Pidduck, Julianne. “Risk and Queer Spectatorship.” Screen 42:1 Spring 2001: 97-102. Print.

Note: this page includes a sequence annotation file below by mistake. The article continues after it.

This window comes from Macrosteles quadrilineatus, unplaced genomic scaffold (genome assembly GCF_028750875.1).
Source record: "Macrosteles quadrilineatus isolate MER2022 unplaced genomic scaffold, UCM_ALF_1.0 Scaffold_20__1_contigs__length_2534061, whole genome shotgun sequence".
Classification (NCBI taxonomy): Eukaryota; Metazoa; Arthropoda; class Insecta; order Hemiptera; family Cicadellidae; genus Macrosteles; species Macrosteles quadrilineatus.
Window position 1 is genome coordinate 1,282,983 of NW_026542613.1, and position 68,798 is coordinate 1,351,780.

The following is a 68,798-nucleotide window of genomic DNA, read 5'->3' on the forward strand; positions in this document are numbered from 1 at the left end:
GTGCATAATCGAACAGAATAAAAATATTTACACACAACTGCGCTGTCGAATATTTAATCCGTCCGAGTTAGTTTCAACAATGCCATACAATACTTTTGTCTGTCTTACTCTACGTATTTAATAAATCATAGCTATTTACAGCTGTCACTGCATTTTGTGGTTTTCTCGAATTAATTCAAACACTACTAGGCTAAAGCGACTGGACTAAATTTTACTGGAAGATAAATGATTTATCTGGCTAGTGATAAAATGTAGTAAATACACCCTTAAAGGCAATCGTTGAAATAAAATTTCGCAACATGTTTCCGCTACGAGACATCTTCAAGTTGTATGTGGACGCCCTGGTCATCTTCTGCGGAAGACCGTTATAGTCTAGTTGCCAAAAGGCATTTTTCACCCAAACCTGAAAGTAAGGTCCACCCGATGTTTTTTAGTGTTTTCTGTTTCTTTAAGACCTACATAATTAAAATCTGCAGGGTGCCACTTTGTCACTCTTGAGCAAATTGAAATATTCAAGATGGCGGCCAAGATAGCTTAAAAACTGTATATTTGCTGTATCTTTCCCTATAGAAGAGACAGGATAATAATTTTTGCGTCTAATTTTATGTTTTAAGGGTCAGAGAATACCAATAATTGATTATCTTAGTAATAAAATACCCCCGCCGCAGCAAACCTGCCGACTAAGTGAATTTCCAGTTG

Pidduck takes up several ethical issues involved in viewing Boys Don’t Cry by highlighting the discrepancies that accrue in translating real-life events and human experiences into the narrative conventions of specific genres. In particular, Pidduck focuses on BDC as a road movie and interrogates its depiction of Brandon as an outlaw figure, as well as its handling of the thematic of escape. As many critics have argued, part of BDC‘s mainstream success was a consequence of Brandon’s story being made culturally legible through the deployment of popular genres, such as the road movie and melodrama. Pidduck argues that BDC transforms Brandon into a stock character of the road film: the outlaw. Figuring Brandon as an outlaw turns both the fictionalized and real-life Brandon into an icon. Pidduck also points out that the fictionalized Brandon’s on-screen appeal is problematic because it is always inseparable from the body performing the representation: the cisgender female body of Hilary Swank. Lastly, Pidduck notes that rather than end in escape, as most road films do, BDC remains stuck in Falls City–a stasis that the film attributes largely to class issues. Pidduck finds prejudices in BDC‘s depiction of class, highlighting its exoticization of poor whites as white trash and the rural roads of the American Midwest–as well as the South–as “liminal elsewhere[s]” rife with opportunities to “[explore] violence and queer sexuality” (100).